Jiski hogi sab se badi sob story.
Yup, you no longer have to sing, dance, tell jokes, answer GK questions or even perform mindless tasks on TV to earn cash. All you have to do is convince the nation that your kahani is more dukhbhari than the two other contestants. Get enough sms votes, Rs 5 lakhs is yours!
Standard Chartered 'Kisko Milega Cash' is a new daily show on Star One. Tonight's episode featured one Good Samaritan who is supporting his rakhi sister and wants to use the money to buy a house for her. One Close-to-Tears-All-The-Time young lady who wants to buy her parents a house because ek din meri shaadi ho jayegi aur phir unka kya hoga. And a third gentleman whose story I missed but who looked dukhi as hell.
Each contestants pleads the merits of his/ her case for 60 seconds. Then an a/v is screened where all their friends and relatives talk about how selfless, helpful and needy the person is. The 'opinionmakers' (Neena Gupta, Jaya Bhattacharjee and Anil Dharker) mildly quiz them.
The real fun begins when the contestants start cross questioning each other. They're certainly don't seem too nice (or too bechara (anymore. "Aapke pitaji abhi jis ghar mein rehte hain wo kiske naam hai," asks the rakhi brother. "Lekin woto aapki asli behen nahin hai phir aap unke yeh sab kyun karna chahte hain?", Close-to-Tears counters.
Two out of three in the expert panel say they're not very convinced that any of the three are truly that needy or deserving (neither am I). But based on audience votes, one will get the paanch lakh ka cheque. And the premium rates charged for those smses will partly fund the prize won't it? Yeh to hua ek bheekh maangne ka naya, hi tech tareeka!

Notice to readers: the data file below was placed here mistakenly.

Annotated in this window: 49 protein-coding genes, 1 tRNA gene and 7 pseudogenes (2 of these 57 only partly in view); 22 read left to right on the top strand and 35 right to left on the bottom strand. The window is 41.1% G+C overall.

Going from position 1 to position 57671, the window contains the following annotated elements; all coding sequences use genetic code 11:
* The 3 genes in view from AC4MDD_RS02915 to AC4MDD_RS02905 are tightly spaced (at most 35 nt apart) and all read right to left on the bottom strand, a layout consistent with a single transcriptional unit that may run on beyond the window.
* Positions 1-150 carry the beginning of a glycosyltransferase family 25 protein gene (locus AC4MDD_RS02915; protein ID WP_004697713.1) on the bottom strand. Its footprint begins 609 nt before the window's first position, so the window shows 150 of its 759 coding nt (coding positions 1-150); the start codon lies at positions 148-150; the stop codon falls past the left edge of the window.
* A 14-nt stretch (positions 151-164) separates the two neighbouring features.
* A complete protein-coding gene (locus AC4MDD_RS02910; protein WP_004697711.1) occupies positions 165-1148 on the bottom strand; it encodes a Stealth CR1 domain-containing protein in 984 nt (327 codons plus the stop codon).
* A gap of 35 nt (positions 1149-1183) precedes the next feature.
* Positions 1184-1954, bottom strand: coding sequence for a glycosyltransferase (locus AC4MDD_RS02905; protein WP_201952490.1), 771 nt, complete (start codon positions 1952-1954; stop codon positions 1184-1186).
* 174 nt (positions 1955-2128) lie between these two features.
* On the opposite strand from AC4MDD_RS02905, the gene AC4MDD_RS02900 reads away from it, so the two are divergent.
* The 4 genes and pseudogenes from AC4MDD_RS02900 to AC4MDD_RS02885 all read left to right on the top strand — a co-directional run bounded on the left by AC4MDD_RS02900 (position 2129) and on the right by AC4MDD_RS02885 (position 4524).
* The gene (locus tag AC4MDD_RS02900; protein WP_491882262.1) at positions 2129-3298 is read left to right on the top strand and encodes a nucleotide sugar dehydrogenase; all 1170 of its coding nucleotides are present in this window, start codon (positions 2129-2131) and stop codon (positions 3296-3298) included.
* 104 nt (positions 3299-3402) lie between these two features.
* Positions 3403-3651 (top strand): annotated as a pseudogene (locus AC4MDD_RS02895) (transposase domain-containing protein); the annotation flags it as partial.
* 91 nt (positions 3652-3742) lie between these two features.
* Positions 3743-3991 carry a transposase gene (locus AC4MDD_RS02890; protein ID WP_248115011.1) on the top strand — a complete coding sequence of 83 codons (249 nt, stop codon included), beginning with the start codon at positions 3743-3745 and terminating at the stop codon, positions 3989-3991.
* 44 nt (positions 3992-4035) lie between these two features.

Star One can look forward to a LOOOOOONG line outside its office to participate. And the show just might catch on. Not with the kind of people who read or write blogs but what the channels like to call 'janta Janardhan'.
Speaking of which Ramayan seems to hit the sweet spot with the public. I guess we Indians can never tire of the story, no matter how slowly it unfolds. In fact, slower the better because unlike saas bahu serials you can't mess with the storyline - randdomly kill off characters, wipe out their memory etc.
My initial impression of Ramayan was that the only update to the 80s version was more make up and more faux gold ornaments. But when I tuned in yesterday after many weeks I realised it's a little more than that...
Bharat is asking bhraata Ram: "Mujhe kaise pata chalega ki mujhe pyaar ho gaya hai?" And Shri Ram replies:"Jab tumhara dil tumhara hote hue bhi paraya lagne lage." Or something to that effect. And he proceeds to give a long lecture on the merits of 'love'. How it is divine and natural and wonderful.
Of course he has already won Sita in the swayamvar by this time. But still. Duty, sacrifice, good son, good husband/ wife, good brother are the words you associate with Ramayan (the Valmiki version). The Sagar version is adding some whole new dimensions...
And another 'update' on the 80s Ramayan - a small thing but I find it interesting. In the original series Ram, played by Arun Govil had a red tilak and cropped hair. In the new version Ram has shoulder length hair and sports a sun-shaped bindi (signifying his suryavanshi origins).
In the 80s any Indian man with long hair (except for a sadhu) was labelled a delinquent. Parents would cry and beg, "Please cut it!". Now, you see long haired young (and even middle aged!) men all over the place. I guess it was Dhoni who made it fully mainstream and acceptable. (although he subsequently went and chopped it all off).
But hey, in case your parents still have a problem just tune into Ramayan and remind them,"Yeh fashion nahin, bhartiya sanskritik tradition hai."
Lastly, the amount they smile on the show. The pull of religion is strong but so is the need to bask in the glow of shiny, happy people. So what if they existed thousands of years ago...
A welcome escape from the daggers and knives being thrown by devranis and jethanis in homes, and on rival channels!